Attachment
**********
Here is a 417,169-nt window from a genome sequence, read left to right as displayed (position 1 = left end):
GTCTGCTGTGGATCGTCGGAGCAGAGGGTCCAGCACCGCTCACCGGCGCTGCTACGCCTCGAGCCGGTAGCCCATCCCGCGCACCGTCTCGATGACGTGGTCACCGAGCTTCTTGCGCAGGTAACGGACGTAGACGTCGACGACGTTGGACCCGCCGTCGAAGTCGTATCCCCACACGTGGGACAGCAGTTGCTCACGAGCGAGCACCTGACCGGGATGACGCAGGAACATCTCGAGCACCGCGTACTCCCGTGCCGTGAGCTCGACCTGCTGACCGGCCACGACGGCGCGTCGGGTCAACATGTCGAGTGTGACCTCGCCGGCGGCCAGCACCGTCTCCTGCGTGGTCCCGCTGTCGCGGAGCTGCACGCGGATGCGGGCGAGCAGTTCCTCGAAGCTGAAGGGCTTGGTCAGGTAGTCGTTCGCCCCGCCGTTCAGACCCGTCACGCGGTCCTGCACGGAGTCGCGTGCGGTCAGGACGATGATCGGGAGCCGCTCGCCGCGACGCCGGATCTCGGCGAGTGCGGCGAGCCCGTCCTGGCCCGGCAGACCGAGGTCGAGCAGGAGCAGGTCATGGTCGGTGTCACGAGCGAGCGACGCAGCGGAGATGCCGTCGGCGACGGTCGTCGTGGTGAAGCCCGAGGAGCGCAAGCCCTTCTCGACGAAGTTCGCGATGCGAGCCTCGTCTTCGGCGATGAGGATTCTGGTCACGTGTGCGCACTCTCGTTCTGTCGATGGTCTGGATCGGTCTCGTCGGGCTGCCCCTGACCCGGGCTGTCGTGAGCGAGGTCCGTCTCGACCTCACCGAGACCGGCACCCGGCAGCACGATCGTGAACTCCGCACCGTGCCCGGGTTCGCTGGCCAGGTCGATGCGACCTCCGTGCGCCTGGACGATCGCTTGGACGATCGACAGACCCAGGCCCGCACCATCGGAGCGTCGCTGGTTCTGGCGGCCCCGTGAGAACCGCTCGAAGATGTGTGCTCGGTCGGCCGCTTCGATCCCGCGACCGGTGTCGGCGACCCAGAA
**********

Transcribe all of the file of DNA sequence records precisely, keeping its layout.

Here is a 417,169-nt window from a genome sequence, read left to right as displayed (position 1 = left end):
GTCTGCTGTGGATCGTCGGAGCAGAGGGTCCAGCACCGCTCACCGGCGCTGCTACGCCTCGAGCCGGTAGCCCATCCCGCGCACCGTCTCGATGACGTGGTCACCGAGCTTCTTGCGCAGGTAACGGACGTAGACGTCGACGACGTTGGACCCGCCGTCGAAGTCGTATCCCCACACGTGGGACAGCAGTTGCTCACGAGCGAGCACCTGACCGGGATGACGCAGGAACATCTCGAGCACCGCGTACTCCCGTGCCGTGAGCTCGACCTGCTGACCGGCCACGACGGCGCGTCGGGTCAACATGTCGAGTGTGACCTCGCCGGCGGCCAGCACCGTCTCCTGCGTGGTCCCGCTGTCGCGGAGCTGCACGCGGATGCGGGCGAGCAGTTCCTCGAAGCTGAAGGGCTTGGTCAGGTAGTCGTTCGCCCCGCCGTTCAGACCCGTCACGCGGTCCTGCACGGAGTCGCGTGCGGTCAGGACGATGATCGGGAGCCGCTCGCCGCGACGCCGGATCTCGGCGAGTGCGGCGAGCCCGTCCTGGCCCGGCAGACCGAGGTCGAGCAGGAGCAGGTCATGGTCGGTGTCACGAGCGAGCGACGCAGCGGAGATGCCGTCGGCGACGGTCGTCGTGGTGAAGCCCGAGGAGCGCAAGCCCTTCTCGACGAAGTTCGCGATGCGAGCCTCGTCTTCGGCGATGAGGATTCTGGTCACGTGTGCGCACTCTCGTTCTGTCGATGGTCTGGATCGGTCTCGTCGGGCTGCCCCTGACCCGGGCTGTCGTGAGCGAGGTCCGTCTCGACCTCACCGAGACCGGCACCCGGCAGCACGATCGTGAACTCCGCACCGTGCCCGGGTTCGCTGGCCAGGTCGATGCGACCTCCGTGCGCCTGGACGATCGCTTGGACGATCGACAGACCCAGGCCCGCACCATCGGAGCGTCGCTGGTTCTGGCGGCCCCGTGAGAACCGCTCGAAGATGTGTGCTCGGTCGGCCGCTTCGATCCCGCGACCGGTGTCGGCGACCCAGAA